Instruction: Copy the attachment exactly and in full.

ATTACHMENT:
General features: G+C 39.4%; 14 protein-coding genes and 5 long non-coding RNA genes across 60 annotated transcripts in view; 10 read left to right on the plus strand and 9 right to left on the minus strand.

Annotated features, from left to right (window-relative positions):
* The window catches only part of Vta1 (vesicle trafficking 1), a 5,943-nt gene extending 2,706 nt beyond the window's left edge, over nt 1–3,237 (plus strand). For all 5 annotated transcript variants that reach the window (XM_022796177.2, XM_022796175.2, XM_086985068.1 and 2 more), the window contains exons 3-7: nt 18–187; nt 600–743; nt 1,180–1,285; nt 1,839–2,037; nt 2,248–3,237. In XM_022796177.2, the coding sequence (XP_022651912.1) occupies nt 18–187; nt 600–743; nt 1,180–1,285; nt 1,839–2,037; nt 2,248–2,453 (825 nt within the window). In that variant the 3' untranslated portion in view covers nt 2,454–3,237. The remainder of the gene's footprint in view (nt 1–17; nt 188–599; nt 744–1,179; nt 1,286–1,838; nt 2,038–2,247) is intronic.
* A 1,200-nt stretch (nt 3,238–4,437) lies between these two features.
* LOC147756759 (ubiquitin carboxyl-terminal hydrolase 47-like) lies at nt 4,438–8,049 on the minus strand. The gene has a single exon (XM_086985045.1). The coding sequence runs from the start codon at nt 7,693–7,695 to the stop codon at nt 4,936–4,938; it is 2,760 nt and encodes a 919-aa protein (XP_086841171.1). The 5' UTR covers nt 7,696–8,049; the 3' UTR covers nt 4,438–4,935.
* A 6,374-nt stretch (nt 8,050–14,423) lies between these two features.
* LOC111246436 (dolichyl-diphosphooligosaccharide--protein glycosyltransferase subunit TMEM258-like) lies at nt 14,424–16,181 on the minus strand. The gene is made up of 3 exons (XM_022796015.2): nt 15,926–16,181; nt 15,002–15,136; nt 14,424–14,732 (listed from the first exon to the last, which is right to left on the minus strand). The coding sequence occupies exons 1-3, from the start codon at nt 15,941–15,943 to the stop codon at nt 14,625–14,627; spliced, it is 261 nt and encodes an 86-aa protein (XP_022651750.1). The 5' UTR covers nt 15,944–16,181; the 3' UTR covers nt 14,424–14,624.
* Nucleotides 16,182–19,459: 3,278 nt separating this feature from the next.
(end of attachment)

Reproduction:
General features: G+C 39.4%; 14 protein-coding genes and 5 long non-coding RNA genes across 60 annotated transcripts in view; 10 read left to right on the plus strand and 9 right to left on the minus strand.

Annotated features, from left to right (window-relative positions):
* The window catches only part of Vta1 (vesicle trafficking 1), a 5,943-nt gene extending 2,706 nt beyond the window's left edge, over nt 1–3,237 (plus strand). For all 5 annotated transcript variants that reach the window (XM_022796177.2, XM_022796175.2, XM_086985068.1 and 2 more), the window contains exons 3-7: nt 18–187; nt 600–743; nt 1,180–1,285; nt 1,839–2,037; nt 2,248–3,237. In XM_022796177.2, the coding sequence (XP_022651912.1) occupies nt 18–187; nt 600–743; nt 1,180–1,285; nt 1,839–2,037; nt 2,248–2,453 (825 nt within the window). In that variant the 3' untranslated portion in view covers nt 2,454–3,237. The remainder of the gene's footprint in view (nt 1–17; nt 188–599; nt 744–1,179; nt 1,286–1,838; nt 2,038–2,247) is intronic.
* A 1,200-nt stretch (nt 3,238–4,437) lies between these two features.
* LOC147756759 (ubiquitin carboxyl-terminal hydrolase 47-like) lies at nt 4,438–8,049 on the minus strand. The gene has a single exon (XM_086985045.1). The coding sequence runs from the start codon at nt 7,693–7,695 to the stop codon at nt 4,936–4,938; it is 2,760 nt and encodes a 919-aa protein (XP_086841171.1). The 5' UTR covers nt 7,696–8,049; the 3' UTR covers nt 4,438–4,935.
* A 6,374-nt stretch (nt 8,050–14,423) lies between these two features.
* LOC111246436 (dolichyl-diphosphooligosaccharide--protein glycosyltransferase subunit TMEM258-like) lies at nt 14,424–16,181 on the minus strand. The gene is made up of 3 exons (XM_022796015.2): nt 15,926–16,181; nt 15,002–15,136; nt 14,424–14,732 (listed from the first exon to the last, which is right to left on the minus strand). The coding sequence occupies exons 1-3, from the start codon at nt 15,941–15,943 to the stop codon at nt 14,625–14,627; spliced, it is 261 nt and encodes an 86-aa protein (XP_022651750.1). The 5' UTR covers nt 15,944–16,181; the 3' UTR covers nt 14,424–14,624.
* Nucleotides 16,182–19,459: 3,278 nt separating this feature from the next.